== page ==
Drug Policies Term Paper

Pages: 10 (2726 words)  ·  Bibliography Sources: ≈ 17  ·  File: .docx  ·  Level: College Senior  ·  Topic: Sports - Drugs

..was a disease, not a crime, that harsh criminal penalties were destructive" (Major pp). Yet, the United States has the harshest drug policies in the world and as a result has the largest prison population (Facts). In 1993, over sixty percent of federal prison inmates were incarcerated on drug related charges (Block 2000). In the United State there are approximately 700 people incarcerated for every 100,000 compared to 59 per 100,000 in Denmark (Charts pp).Buy full Download Microsoft Word File paper
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Term Paper on Drug Policies of the United Assignment

Netherlands is one of the most densely populated, urbanized countries in the world and firmly believes in the freedom of the individual, "with the government playing no more than a background role in religious or moral issues" (Drug pp). Dutch society attaches high value to the "well being of society as a whole, as witness the extensive social security system and the fact that everyone has access to health care and education" (Drug pp). A violent heroin market during the 1970's led the Dutch government to establish a drug policy working group which is known as the Baan Commission and whose recommendations largely determined the course of the Netherlands' drug policy (Drug pp). Core features of the Dutch system are rooted in the concept of harm reduction, "i.e., the minimization of the risks and hazards of drug use rather than the suppression of all drugs" (Drug pp). Dutch policy gives priority to health care and prevention while at the same time, directing aggressive enforcement measures against organized crime (Drug pp). With respect to the supply side of the drug market, Dutch drug policy reflects the international repressive norm, however, the Dutch policy recognizes that drug use may often just be a youthful indiscretion and emphasizes compassion and treatment for those who develop drug use problems (Drug pp). The government sets clear priorities based on the perceived risks of particular drugs and public health is the overriding concern (Drug pp). The Dutch classify drugs according to the risks posed and then pursue policies that serve to isolate each market, thus, users of soft drugs are less likely to come into contact with users of hard drugs, therefore, users of soft drugs are less likely to try hard drugs (Drug pp). Moreover, the possession of small amounts of cannabis for personal use has been decriminalized in the Netherlands (Drug pp). The sale of cannabis is technically an offence under the Opium Act, however, prosecutorial guidelines provide that proceedings will only be instituted in certain situations. "An operator or owner of a coffee shop (which is not permitted to sell alcohol) will avoid prosecution if he/she meets the following criteria:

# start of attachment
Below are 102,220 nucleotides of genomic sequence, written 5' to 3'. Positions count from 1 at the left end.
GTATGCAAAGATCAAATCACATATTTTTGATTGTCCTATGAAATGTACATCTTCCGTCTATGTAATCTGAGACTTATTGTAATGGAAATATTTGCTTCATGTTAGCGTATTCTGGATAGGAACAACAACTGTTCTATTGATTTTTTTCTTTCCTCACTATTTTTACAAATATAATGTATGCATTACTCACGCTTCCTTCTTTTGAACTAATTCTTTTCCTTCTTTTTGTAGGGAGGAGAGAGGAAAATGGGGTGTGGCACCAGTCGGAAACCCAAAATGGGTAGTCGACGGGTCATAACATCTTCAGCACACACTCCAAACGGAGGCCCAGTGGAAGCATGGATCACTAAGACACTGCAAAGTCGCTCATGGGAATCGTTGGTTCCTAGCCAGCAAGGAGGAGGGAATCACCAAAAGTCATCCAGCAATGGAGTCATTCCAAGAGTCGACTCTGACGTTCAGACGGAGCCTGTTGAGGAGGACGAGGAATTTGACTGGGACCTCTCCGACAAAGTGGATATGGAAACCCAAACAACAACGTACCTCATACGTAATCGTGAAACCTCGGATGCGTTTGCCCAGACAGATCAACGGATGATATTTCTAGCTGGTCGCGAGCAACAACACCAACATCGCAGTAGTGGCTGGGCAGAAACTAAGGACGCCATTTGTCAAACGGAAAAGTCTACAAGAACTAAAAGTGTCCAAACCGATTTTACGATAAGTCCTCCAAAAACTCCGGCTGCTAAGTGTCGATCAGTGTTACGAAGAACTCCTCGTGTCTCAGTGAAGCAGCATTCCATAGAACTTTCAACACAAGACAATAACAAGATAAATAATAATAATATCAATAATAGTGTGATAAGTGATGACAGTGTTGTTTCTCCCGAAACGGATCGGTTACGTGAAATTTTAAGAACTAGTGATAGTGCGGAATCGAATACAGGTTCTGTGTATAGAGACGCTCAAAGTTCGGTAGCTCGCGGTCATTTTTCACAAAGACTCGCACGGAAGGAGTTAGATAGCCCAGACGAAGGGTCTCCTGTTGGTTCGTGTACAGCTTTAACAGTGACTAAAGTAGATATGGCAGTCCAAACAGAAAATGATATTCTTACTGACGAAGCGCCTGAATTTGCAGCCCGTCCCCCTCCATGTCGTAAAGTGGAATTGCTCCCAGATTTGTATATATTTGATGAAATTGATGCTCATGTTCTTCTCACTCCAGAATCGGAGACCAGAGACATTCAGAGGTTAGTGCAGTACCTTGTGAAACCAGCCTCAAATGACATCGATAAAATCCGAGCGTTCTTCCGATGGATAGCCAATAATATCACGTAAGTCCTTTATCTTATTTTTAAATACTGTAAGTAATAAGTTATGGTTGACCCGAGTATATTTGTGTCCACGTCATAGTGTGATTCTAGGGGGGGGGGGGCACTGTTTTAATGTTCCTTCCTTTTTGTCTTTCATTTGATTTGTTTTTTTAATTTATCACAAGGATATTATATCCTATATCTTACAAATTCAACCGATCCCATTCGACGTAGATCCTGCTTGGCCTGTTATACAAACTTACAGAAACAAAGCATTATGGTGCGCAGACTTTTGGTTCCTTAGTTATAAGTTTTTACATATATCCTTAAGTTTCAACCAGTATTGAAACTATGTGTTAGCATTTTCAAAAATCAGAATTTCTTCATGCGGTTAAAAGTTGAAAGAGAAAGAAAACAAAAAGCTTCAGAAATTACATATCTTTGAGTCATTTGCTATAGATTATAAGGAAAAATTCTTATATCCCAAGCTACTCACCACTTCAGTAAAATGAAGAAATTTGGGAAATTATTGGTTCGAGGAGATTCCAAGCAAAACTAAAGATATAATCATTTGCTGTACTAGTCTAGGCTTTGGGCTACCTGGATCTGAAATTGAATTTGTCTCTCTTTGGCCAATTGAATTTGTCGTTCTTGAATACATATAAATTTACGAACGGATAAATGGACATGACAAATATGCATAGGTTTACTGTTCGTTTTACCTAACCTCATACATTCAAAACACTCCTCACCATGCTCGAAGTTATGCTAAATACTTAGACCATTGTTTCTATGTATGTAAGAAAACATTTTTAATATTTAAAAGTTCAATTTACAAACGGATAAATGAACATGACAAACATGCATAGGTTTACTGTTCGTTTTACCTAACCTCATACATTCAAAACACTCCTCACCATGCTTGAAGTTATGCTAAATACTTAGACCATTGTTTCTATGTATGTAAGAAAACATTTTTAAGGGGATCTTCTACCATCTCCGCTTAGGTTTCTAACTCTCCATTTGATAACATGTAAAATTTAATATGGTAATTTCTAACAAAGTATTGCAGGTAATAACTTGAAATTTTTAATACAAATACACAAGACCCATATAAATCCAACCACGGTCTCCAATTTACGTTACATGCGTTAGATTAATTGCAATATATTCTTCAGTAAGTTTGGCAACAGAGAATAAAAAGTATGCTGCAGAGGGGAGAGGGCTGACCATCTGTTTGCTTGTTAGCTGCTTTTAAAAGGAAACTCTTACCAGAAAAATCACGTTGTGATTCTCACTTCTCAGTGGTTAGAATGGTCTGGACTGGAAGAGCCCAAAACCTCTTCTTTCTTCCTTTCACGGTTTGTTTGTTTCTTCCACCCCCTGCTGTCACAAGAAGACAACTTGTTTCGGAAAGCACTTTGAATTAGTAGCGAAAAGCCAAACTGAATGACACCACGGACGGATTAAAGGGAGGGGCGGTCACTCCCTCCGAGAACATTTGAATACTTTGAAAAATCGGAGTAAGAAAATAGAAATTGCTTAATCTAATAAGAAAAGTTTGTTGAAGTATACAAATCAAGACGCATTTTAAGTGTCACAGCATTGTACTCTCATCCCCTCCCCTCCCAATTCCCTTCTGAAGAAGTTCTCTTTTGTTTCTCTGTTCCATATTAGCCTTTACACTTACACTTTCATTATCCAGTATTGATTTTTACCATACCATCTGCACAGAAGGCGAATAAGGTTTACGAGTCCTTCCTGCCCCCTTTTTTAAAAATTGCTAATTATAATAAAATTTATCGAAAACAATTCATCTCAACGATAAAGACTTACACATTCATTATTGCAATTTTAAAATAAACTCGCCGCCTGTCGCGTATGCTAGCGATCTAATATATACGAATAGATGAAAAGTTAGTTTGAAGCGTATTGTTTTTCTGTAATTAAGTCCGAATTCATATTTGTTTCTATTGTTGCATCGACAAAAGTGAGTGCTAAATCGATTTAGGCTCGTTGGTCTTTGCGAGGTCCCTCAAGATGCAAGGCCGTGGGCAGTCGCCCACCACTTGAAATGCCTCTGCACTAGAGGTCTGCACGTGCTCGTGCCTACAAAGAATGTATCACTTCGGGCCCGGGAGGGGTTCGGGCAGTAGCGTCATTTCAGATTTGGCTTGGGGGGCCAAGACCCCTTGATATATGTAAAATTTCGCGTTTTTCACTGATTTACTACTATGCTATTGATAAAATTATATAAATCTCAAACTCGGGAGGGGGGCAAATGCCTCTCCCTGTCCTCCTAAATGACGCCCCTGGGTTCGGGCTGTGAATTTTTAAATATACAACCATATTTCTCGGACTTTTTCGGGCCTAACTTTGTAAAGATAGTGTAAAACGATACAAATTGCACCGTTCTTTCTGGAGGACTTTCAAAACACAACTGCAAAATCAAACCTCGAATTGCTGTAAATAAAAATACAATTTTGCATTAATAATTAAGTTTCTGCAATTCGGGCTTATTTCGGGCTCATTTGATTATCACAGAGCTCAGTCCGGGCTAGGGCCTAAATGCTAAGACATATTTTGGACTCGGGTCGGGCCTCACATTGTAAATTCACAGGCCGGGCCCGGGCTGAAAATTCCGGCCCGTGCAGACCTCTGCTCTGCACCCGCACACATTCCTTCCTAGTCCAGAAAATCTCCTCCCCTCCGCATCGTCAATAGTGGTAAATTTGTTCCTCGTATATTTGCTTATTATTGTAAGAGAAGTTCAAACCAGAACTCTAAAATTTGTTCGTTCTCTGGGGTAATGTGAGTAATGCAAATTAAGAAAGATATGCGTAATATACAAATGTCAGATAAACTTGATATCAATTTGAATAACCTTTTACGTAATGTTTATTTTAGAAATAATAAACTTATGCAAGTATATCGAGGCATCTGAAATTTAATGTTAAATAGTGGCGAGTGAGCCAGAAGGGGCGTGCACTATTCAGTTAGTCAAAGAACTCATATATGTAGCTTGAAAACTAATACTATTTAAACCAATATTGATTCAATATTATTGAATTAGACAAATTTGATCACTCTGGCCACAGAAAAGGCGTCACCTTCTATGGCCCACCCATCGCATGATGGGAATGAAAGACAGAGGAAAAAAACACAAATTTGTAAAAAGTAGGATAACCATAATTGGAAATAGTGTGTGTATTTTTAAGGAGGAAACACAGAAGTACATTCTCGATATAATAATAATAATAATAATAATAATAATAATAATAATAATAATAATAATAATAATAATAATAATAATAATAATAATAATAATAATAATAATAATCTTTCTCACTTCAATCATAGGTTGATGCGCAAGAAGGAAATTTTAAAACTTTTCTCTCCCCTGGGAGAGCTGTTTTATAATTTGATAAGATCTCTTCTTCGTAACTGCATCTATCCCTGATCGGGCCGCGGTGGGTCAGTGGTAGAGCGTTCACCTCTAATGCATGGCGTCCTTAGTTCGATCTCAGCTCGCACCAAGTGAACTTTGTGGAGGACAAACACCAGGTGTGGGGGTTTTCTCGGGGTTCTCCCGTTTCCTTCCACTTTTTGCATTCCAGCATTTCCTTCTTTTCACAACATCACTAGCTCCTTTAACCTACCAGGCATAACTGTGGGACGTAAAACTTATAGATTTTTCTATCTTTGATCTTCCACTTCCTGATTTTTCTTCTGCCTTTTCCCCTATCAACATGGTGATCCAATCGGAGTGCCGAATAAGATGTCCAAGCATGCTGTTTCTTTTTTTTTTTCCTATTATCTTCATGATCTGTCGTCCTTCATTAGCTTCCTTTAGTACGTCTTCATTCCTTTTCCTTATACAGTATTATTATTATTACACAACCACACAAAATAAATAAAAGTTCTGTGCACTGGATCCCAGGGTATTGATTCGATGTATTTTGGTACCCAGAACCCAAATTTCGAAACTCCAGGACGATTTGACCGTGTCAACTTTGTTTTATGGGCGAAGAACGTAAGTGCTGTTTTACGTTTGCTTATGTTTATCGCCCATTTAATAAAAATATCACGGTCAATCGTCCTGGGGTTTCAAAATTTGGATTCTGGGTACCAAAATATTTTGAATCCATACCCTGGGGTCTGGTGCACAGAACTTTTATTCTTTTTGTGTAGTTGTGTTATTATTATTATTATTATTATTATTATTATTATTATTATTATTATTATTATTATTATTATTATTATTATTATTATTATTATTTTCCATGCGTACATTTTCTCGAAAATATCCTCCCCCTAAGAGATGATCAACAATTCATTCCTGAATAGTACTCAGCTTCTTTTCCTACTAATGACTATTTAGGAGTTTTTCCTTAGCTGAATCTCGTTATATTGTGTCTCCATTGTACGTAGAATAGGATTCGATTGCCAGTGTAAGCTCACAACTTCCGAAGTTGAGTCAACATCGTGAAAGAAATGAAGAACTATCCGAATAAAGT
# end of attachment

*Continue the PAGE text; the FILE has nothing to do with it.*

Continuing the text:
no more than 5 grams per person may be sold in any one transaction;

no hard drugs may be sold;

drugs may not be advertised;

the coffee shop must not cause any nuisance;

no drugs can be sold to minors (under age 18), nor may minors enter the premises;

Decriminalization of the possession of soft drugs for personal use and the toleration of sales in controlled circumstances has not resulted in a high level of consumption among young people (Drug pp). Moreover, The soft drug use does not differ from the pattern in other Western countries, however, the number of hard drug addicts in the Netherlands is low compared with the rest of Europe and considerably lower than that in France, the United Kingdom, Italy, Spain and Switzerland (Drug pp). And interestingly, Dutch rates of drug use are lower than U.S. rates in every category (Drug pp).